The original Famicom version of Final Fantasy V was never released in North America because people thought that the game was not accessible enough for the American audience. In 1995, there were plans of releasing it as Final Fantasy Extreme for the sophisticated gamers, but it never happened. In 1997, there was another attempt to release the game for PC users, but nothing happened again. The English version wasn't released until 1999.
The Main Character Of Final Fantasy VI Was Meant To Be A Guy
Final Fantasy VI fans know that the main character of the game is Terra Branford, a beautiful half-esper girl, but according to developers, they intended to make a male main character in his early 20's.
Final Fantasy's 'Wedge and Biggs' Are Inspired By Star Wars
There are two recurring names in the Final Fantasy series: Wedge and Biggs. These names came from Star Wars Episode IV: A New Hope (Wedge Antilles and Biggs Darklighter). Many believed that these names were chosen because Yoshinori Kitase, the director of several Final Fantasy games, originally wanted to become a film director. Wedge and Biggs also appear in Chrono Trigger and Kingdom Hearts II.
Final Fantasy Creator Popularized The Japanese Dating Sim.
In 1987, Final Fantasy Creator Hironobu Sakaguchi designed a dating sim game for the Family Computer Disk System called Nakayama Miho no Tokimeki High School. Nobuo Uematsu also composted the music of this game.
The Most Iconic Melody Of The Final Fantasy Series Was Written In Ten Minutes
"The Prelude" or "Crystal Theme" is a recurring music in the Final Fantasy series. Nobuo Uematsu composed the music as a last minute piece for the original Final Fantasy, and it only took him 10 minutes to complete.
Only One Character Has Appeared As Himself In Many Final Fantasy Core Titles
Only one character shows up as himself across multiple core numbered Final Fantasy games: Gilgamesh. Originally Exdeath's lieutenant in Final Fantasy V, Gilgamesh was sent into the extra-dimensional Void; this gave him permission to cross qFinal Fantasy worlds, where his search for a set of legendary weapons could continue. Final Fantasy VIII featured his first cameo, where he could be summoned. Since then, he appeared in a lot of Final Fantasy games, even remakes. Dissidia confirms that there's only one Gilgamesh that show up in different worlds.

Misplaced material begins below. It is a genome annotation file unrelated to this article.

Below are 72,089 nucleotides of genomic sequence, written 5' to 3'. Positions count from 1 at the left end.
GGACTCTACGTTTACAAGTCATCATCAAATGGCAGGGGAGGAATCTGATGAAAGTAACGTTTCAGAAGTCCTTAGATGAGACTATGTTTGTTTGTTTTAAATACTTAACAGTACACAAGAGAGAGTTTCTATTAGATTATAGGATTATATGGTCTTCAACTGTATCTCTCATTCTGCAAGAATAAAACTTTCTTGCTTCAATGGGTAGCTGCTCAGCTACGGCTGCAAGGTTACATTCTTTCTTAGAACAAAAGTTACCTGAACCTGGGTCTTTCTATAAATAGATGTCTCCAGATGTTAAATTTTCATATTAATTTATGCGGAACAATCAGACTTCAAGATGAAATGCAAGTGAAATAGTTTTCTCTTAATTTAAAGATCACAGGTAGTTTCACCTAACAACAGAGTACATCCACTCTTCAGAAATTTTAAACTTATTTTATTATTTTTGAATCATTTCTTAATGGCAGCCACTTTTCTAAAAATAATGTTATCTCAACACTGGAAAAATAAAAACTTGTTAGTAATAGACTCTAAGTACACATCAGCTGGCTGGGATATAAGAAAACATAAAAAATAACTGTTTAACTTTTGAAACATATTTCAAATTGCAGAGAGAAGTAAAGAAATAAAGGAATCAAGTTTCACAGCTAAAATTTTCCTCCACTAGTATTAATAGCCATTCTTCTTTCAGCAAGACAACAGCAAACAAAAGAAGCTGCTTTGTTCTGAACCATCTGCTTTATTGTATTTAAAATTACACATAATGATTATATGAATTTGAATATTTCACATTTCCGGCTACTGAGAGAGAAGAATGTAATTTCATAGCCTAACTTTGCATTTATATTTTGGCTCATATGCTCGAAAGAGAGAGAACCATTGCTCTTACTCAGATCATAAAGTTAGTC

Final Fantasy II's Mateus Is A Cult Favorite Villain Among Japanese Fans.
Sephiroth may be the most popular villain in the whole Final Fantasy series, but among Japanese gamers, Final Fantasy II's Emperor Mateus is a close runner-up. He's a villain so ambitious he ruled Hell (and later Heaven) in order to get revenge on the heroes.
Final Fantasy VII Was Never Going To Be A Nintendo 64 Game, But Half The Internet Was Convinced Otherwise.
Up until Final Fantasy VII, most FF games were mostly made for Nintendo consoles, so fans assumed the 7th core title to be released for the Nintendo 64. There was even aFinal Fantasy VI 3-D trailer that was released, and many assumed that this was a demo for Final Fantasy VII, but it was never meant for that. Watch it here:
Dissidia Final Fantasy Was Once Planned To Be A Kingdom Hearts Spin-Off Game
The Final Fantasy fighting game, Dissidia, was meant to be a spin-off of Kingdom Hearts, but Disney didn't approve of their characters fighting one another.
Final Fantasy Featured Michael Jackson's 'Thriller' Dance Twice!
In the parade scene of Final Fantasy VIII, you'd see a group of dancers dancing in the style of Michael Jackson's Thriller.Watch it here:
There's also a bonus scene in Final Fantasy Spirits Within DVD showing characters dancing to the popular dance music.
Watch this Thriller video from Final Fantasy Spirits Within
Cait Sith Resembles The Esper
Cait Sith is a recurring character in the Final Fantasy series, but the most popular one is the one from Final Fantasy VII. In Final Fantasy VI, there's an esper called Stray, and he resembles the feline from FFVII.
Edea's Speech In The Japanese Version Of The Final Fantasy VIII Is Very Different From The American Version
Edea's speech is significantly different in the Japanese version of Final Fantasy VIII. It's the biggest change in the script. Here's the translation from thelifestream.net:
Ultimecia:"......It reeks.Filthy fools.Since time immemorial, we witches have lived within illusion.The foolish fantasy you produced.Adorning their bodies in dreadful costumes, the witches who curse virtuous humans by means of cruel rituals.The terrible witch who burns your green fields and freezes your warm homes with ruthless magic.......Worthless.Now that the witch from the illusion is come to be seen as a friend of Galbadia, you sigh in relief?Who is dreaming fantasy after fantasy?"
President Deling:"E...Edea...Just what...?Ede......!"
::Ultimecia telekinetically lifts Deling into the air and begins killing him with her magic::
Ultimecia:"Reality is not at all gentle.That being the case, you fools!There is nothing for you but this!"
::Ultimecia telekinetically throws Deling's lifeless body::
Ultimecia:"Escape into your own fantasies!I shall continue to dance for your world of illusions!I shall dance for eternity as the witch who brings you dread!You and I.Together, we shall create the final fantasy.Within are life and death and sweet dreams.The witch travels toward the eternal illusion!The witch and Galbadia on to eternity!"]